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China - Retail Sales and Industrial Production Up in May’09
Jun 30, 2009

May 2009 proved good for the retail sales and industrial production of China due to modest pace of deflation as well as government's stimulus plans.

According to the statistics, bank lending, industrial output as well as the retail sales surged in May 2009 with the heavy expenditure by the government on stimulus package in order to strengthen the Chinese economy, which is the world's third largest economy, amid plunging exports, reported Associated Press.

The reports from the National Bureau of Statistics reveal that retail sales in China increased 15.2% in May 2009 from May 2008. The growth was also higher from the 14.8% growth registered in April 2009. Moreover, there was 8.9% increase in industrial production, a good recovery from April's dull performance of 7.3%.

A modest rate of deflation boosted the pace of retail sales growth in May. The growth was a sort of reassurance to the policy-makers that consumers are complementing well with the government-led investments to combat the weak demand worldwide.

The government is making efforts to shield the country from the worldwide downturn with its plan worth 4 Trillion Yuan ($586 Billion) in order to infuse money into the country's economy by spending on public works such as building highways.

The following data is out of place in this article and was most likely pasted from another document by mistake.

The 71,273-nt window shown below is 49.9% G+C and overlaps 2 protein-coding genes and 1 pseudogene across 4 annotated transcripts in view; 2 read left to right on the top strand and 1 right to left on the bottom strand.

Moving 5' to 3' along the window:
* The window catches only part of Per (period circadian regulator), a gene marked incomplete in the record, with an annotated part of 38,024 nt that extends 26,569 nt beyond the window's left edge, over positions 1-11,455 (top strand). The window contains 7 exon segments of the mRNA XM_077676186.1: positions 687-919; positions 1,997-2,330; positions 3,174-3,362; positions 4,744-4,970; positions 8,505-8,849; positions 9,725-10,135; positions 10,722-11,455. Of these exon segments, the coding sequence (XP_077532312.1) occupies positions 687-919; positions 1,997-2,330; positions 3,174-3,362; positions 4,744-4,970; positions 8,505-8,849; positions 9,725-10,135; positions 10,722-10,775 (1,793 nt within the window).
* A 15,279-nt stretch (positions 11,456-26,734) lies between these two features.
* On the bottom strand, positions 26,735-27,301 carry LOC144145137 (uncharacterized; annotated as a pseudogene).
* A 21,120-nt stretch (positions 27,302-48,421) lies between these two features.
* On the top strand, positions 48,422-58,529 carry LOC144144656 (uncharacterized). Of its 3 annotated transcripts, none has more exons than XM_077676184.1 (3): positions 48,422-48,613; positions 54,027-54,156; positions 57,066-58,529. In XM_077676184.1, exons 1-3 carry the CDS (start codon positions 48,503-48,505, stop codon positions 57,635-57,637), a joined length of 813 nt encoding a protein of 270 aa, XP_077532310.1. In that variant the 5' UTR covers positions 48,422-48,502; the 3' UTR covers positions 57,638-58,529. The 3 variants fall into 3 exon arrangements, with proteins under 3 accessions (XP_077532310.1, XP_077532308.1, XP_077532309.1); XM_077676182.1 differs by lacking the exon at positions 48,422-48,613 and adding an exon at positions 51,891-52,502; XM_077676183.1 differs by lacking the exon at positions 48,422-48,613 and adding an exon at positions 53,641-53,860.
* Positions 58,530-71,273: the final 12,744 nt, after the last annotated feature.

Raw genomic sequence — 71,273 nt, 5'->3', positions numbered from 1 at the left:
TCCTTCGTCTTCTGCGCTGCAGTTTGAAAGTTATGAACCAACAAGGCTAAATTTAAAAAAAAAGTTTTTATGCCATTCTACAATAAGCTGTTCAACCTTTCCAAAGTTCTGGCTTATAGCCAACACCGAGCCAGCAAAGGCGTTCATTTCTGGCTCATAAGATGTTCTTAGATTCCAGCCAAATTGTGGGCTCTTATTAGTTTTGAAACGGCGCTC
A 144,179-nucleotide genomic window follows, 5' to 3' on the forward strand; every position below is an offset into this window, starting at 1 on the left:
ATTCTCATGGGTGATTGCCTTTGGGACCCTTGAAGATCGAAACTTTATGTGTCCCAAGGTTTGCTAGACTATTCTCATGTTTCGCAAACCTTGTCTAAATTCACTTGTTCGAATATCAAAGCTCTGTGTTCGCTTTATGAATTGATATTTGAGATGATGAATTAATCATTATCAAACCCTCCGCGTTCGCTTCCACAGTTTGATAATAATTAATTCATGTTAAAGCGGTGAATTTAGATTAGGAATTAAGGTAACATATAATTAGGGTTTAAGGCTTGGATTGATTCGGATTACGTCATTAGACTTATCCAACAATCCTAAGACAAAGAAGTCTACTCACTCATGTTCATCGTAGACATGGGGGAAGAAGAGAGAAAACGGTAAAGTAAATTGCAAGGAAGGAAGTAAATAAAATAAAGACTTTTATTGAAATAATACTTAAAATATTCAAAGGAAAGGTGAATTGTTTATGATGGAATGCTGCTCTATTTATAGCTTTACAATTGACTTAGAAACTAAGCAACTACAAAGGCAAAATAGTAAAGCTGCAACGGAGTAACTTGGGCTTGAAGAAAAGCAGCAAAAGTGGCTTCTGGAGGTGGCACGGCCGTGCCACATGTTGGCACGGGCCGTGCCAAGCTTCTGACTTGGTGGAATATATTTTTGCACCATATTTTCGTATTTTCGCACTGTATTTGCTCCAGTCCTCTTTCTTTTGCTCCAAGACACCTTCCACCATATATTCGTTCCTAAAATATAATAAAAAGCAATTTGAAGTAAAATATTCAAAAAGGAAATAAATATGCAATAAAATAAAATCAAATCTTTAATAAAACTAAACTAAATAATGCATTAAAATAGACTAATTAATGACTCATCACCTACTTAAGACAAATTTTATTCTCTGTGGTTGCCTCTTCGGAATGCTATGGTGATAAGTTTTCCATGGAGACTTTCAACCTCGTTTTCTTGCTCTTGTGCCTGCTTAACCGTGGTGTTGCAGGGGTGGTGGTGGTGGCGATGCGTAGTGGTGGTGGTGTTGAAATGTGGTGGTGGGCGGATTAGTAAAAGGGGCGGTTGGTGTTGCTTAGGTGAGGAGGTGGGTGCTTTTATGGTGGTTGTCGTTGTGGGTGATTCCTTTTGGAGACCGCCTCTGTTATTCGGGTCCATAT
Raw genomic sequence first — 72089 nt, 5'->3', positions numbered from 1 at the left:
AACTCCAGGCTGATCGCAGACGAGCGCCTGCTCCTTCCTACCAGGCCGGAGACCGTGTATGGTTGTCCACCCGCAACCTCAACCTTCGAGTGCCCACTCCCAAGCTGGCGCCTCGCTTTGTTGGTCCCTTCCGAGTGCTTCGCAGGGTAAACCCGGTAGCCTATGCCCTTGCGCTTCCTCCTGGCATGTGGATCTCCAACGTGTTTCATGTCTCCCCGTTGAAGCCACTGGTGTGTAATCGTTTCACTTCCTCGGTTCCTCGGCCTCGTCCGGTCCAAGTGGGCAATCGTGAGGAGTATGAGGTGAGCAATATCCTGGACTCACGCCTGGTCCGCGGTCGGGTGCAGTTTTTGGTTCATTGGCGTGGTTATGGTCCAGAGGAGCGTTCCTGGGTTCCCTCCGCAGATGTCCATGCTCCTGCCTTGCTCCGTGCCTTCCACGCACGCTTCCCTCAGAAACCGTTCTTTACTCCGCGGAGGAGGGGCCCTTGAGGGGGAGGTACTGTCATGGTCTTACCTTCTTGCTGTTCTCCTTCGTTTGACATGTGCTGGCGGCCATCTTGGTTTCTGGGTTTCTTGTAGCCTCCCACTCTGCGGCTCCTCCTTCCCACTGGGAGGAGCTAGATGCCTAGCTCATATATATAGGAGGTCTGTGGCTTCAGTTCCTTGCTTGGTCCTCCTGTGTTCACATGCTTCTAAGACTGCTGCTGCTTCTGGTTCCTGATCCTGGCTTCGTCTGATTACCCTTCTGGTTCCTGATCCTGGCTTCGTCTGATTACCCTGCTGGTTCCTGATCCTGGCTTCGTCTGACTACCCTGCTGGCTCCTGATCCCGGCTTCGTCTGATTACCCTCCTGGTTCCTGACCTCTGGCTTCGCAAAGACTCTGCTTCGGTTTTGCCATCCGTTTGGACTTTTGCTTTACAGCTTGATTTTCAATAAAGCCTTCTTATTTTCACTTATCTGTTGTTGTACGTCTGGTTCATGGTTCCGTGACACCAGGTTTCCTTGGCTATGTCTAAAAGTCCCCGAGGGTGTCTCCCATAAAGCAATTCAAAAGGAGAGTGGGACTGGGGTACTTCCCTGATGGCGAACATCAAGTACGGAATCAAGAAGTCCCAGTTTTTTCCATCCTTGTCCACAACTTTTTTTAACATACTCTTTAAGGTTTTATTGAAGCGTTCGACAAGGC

China is offering 7 Billion Yuan as subsidies on the purchase of cars and home appliances so as to substitute the older models. It is learnt that this program is an expansion of the scheme that was previously launched in rural regions. The revival in housing market is also propelling higher demand for household appliances.

The growth of industrial output of China also rebounded above expectation in May 2009 together with robust increase in credit as well as consumer spending. The result displayed by the industrial production in China verifies the effectiveness of the stimulus plans of the government. Though yet, the weak demand for Chinese products in the overseas markets means the growth of industrial production will be much below the higher rates registered in last few years.

Besides, in the last three months, the rate of destocking has been extremely fast in China, but now the destocking process has almost met its end.

According to a Research Analyst at RNCOS, "It seems as if the bad phase for the Chinese economy is over and the industrial output is back on track. Moreover, it is expected that the efforts of government to increase the money supply will further boost the industrial activities in China."

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